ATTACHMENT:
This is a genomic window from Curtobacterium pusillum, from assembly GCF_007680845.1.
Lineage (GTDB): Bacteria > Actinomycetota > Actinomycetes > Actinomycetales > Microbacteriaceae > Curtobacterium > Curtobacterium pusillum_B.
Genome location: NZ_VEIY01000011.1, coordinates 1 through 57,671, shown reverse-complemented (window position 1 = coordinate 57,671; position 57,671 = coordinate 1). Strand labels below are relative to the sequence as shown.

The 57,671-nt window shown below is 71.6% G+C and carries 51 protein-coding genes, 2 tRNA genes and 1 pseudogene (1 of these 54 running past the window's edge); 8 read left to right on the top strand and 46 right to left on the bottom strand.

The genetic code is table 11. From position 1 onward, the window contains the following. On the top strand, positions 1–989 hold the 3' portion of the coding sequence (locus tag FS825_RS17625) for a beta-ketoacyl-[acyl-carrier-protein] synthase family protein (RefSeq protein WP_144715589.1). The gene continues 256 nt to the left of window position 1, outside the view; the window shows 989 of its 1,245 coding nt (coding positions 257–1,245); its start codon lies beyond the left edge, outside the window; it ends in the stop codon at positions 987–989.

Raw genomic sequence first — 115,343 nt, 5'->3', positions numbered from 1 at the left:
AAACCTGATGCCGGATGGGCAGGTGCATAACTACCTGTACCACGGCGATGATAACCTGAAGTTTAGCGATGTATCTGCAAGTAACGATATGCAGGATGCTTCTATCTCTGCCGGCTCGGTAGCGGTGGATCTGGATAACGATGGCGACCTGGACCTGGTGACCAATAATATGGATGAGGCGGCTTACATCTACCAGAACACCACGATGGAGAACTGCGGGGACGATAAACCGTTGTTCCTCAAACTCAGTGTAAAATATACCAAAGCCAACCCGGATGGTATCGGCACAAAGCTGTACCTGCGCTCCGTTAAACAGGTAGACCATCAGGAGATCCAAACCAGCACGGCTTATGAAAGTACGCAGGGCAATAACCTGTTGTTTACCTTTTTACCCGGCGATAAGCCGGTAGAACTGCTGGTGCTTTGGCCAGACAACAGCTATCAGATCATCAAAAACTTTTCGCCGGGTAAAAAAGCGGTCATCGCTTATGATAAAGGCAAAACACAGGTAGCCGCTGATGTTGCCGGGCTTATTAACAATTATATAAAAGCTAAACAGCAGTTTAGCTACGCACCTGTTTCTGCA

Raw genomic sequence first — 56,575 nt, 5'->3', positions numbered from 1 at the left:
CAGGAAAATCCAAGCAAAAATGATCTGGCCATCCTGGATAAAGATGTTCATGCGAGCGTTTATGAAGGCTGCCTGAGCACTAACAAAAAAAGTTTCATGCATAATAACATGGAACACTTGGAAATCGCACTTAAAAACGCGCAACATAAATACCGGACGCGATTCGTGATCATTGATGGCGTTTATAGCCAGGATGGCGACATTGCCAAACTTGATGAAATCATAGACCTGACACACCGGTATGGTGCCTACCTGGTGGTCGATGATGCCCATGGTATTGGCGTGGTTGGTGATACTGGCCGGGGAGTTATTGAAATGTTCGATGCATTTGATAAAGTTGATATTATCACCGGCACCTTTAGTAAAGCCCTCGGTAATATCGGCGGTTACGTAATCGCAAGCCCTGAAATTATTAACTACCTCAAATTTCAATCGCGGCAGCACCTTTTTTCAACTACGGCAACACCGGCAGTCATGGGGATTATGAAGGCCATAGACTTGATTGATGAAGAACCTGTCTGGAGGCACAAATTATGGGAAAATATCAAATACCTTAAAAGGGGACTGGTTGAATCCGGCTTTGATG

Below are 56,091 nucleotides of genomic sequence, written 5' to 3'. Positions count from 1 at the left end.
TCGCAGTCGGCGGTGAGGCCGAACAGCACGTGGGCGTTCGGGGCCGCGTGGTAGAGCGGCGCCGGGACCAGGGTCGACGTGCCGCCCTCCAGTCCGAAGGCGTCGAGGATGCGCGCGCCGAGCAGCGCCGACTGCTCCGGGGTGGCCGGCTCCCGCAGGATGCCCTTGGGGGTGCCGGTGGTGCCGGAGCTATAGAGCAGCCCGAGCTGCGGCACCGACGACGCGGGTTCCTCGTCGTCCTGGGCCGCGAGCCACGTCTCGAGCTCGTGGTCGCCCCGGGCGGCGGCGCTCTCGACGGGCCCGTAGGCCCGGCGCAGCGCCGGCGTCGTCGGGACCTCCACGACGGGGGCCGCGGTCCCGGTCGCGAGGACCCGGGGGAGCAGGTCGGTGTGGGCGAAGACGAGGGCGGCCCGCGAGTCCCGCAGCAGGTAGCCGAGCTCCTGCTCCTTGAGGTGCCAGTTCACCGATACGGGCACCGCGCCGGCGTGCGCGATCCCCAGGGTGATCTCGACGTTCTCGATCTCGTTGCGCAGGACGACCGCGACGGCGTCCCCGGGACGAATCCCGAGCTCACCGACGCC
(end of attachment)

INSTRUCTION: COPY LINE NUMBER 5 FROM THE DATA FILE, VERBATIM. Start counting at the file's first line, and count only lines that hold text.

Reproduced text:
The genetic code is table 11. From position 1 onward, the window contains the following. On the top strand, positions 1–989 hold the 3' portion of the coding sequence (locus tag FS825_RS17625) for a beta-ketoacyl-[acyl-carrier-protein] synthase family protein (RefSeq protein WP_144715589.1). The gene continues 256 nt to the left of window position 1, outside the view; the window shows 989 of its 1,245 coding nt (coding positions 257–1,245); its start codon lies beyond the left edge, outside the window; it ends in the stop codon at positions 987–989.